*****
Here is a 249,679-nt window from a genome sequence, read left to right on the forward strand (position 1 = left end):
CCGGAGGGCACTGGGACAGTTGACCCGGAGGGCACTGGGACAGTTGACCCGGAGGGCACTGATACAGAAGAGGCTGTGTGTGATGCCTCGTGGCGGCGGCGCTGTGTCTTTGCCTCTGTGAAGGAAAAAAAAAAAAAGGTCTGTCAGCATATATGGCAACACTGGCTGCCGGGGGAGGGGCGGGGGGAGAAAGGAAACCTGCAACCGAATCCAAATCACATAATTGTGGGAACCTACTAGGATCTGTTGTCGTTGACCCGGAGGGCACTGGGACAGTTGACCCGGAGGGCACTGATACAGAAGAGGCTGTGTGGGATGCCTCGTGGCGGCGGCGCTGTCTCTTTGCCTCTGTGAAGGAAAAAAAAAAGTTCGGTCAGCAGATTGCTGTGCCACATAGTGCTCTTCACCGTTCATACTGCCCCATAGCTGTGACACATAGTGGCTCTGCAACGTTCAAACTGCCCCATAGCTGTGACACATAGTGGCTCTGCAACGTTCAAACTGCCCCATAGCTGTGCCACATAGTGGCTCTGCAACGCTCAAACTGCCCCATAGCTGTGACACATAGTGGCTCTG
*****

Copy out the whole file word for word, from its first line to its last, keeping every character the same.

Here is a 249,679-nt window from a genome sequence, read left to right on the forward strand (position 1 = left end):
CCGGAGGGCACTGGGACAGTTGACCCGGAGGGCACTGGGACAGTTGACCCGGAGGGCACTGATACAGAAGAGGCTGTGTGTGATGCCTCGTGGCGGCGGCGCTGTGTCTTTGCCTCTGTGAAGGAAAAAAAAAAAAAGGTCTGTCAGCATATATGGCAACACTGGCTGCCGGGGGAGGGGCGGGGGGAGAAAGGAAACCTGCAACCGAATCCAAATCACATAATTGTGGGAACCTACTAGGATCTGTTGTCGTTGACCCGGAGGGCACTGGGACAGTTGACCCGGAGGGCACTGATACAGAAGAGGCTGTGTGGGATGCCTCGTGGCGGCGGCGCTGTCTCTTTGCCTCTGTGAAGGAAAAAAAAAAGTTCGGTCAGCAGATTGCTGTGCCACATAGTGCTCTTCACCGTTCATACTGCCCCATAGCTGTGACACATAGTGGCTCTGCAACGTTCAAACTGCCCCATAGCTGTGACACATAGTGGCTCTGCAACGTTCAAACTGCCCCATAGCTGTGCCACATAGTGGCTCTGCAACGCTCAAACTGCCCCATAGCTGTGACACATAGTGGCTCTG